Hello, hello, hello, and welcome to another ‘Crunchyroll of the Dice!’ As always we’ll start with a quick reminder of the rules that I set for myself with this challenge:
- I pick two series at random on Crunchyroll and watch the first episode
- If it has multiple seasons, I go with season 1
- I have to at least try to watch the episode, no matter what show I get
This time around, I went for a slightly more targeted pick. With one exception, the shows that have come up in my random picks have been full length things. This week, I decided to pick random shows from the selection of short shows that Crunchyroll is hosting. As a result, I drew two vastly different shows. Let’s begin:
Yamishibai: Japanese Ghost Stories
The opening shows exactly what to expect: the art is in a pencil drawing style and is animated in a similar way to motion comics. The very short opening is basically a little kid drawing in his art book and signing about people passing over to the afterlife.
The story starts with a young man walking home from work. He spots a public bath house up ahead and, despite not having noticed it before, he decides that t must be pretty empty at this time of night and so heads on in to relax. He asks the grey, wrinkly woman at the counter for a towel, some soap, and shampoo, and wanders off to get changed, thinking about how old the woman is. How rude. Anyway, he is surprised to see that he has the men’s baths to himself, and so proceeds to rinse himself down in order to get into the bath. There’s a nice little touch here where you can see the mirror behind him, and in the mirror you can not only see his reflection, but the reflection of his reflection in the mirror in front of him, all of which are animated in time with the young man. Very nice touch indeed.
As he finishes up, a voice drifts over from the women’s baths and asks him if he would mind lending his soap bar. The man says that he’s finished with it, so of course he doesn’t mind, and throws it over the wall (the wall doesn’t go all the way up to the ceiling you see). He gets in the bath and ponders show sweet the woman’s voice was, thinking to himself that she sounded about the same age as him. The woman’s voice comes again, asking this time if she can borrow a bucket. He asks if there are none on that side, and she confirms that they’re all in use, causing him to realise that there must be other people on the other side. He spots a bucket sat below the taps on his side and throws it over. Now the girl asks if he has a razor. The man apologises and says that he only stopped in on the way home from work, so doesn’t have one. The woman says that’s OK and asks if he has any scissors.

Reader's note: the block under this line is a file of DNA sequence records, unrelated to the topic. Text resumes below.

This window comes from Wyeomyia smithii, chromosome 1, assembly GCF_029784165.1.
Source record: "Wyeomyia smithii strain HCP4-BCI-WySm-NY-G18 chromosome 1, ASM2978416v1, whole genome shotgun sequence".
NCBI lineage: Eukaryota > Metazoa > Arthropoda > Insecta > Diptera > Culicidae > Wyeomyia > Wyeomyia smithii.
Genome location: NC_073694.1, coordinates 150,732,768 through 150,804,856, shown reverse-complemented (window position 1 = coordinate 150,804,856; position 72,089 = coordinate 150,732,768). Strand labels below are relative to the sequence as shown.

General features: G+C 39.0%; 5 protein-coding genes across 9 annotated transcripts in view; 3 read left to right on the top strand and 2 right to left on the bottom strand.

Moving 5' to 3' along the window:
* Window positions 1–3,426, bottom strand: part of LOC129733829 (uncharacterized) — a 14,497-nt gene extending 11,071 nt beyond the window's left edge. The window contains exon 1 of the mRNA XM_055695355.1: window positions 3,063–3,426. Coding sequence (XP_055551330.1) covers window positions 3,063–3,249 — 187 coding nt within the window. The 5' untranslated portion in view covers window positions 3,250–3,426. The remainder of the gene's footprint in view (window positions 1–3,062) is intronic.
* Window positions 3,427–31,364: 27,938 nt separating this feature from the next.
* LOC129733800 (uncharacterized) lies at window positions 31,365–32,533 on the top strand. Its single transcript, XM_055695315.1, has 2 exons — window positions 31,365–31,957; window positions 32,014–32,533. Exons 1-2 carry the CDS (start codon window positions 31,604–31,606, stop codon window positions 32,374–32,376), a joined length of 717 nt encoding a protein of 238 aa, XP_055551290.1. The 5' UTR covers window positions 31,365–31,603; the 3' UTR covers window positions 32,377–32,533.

Beginning to sense that something is wrong now, he doesn’t answer, and instead wonders who would bring scissors to a bath house. The woman decides he must not have any and starts talking to herself, saying, ‘Too bad, I wonder how I’ll cut this.’ The man starts to tell the woman to ask the woman at the counter, but she ignores him and continues, ‘I guess I’ve have to use this … but what if it draws blood? So scary.” We have no idea what it is that she’s using. Now she starts to babble about how the man probably does have a razor and is just lying to her, then asks him if she can borrow his hair. And a finger. And an ear and a nose. An arm. Some eyeballs … the man decides something’s wrong with his fellow bather and decides to wash is hair and get out of there. Seems like a smart move. The woman continues, asking this time for his tongue, teeth, nails and toes, then starts yelling ‘lend it to me!’ over and over. The man is now in an absolute panic as he rinses his hair off. Suddenly, something slaps down in front of him. He looks up to see some sort of monster leaning over the bath house walls with a pair of scissors. It speaks with the woman’s voice and says, ‘Actually, just let me have all of you.” The episode ends with a shot of the man’s dangling feet being slowly pulled up over the wall, all shown in the mirror’s reflection. The ending theme is some sort of weird electro-dance thing. There was very little music until the end, but the sound effects were really good. For a four and half minute short, this was marvellous.
Orenchi no Furo Jijo
A blonde haired merman named Wakasa is reading a magazine in the bath. Tatsumi, the teenage house owner comes home, and Wakasa welcomes him. Then comes the opening. It’s kinda epic rock, and far more epic than I suspect the show actually is. Anyway, Wakasa is very happy that Tatsumi has given him a bath mix, because he’s apparently always wanted a pink bath. And it’s flashback time! Tatsumi takes us back to how he ended up in this mess.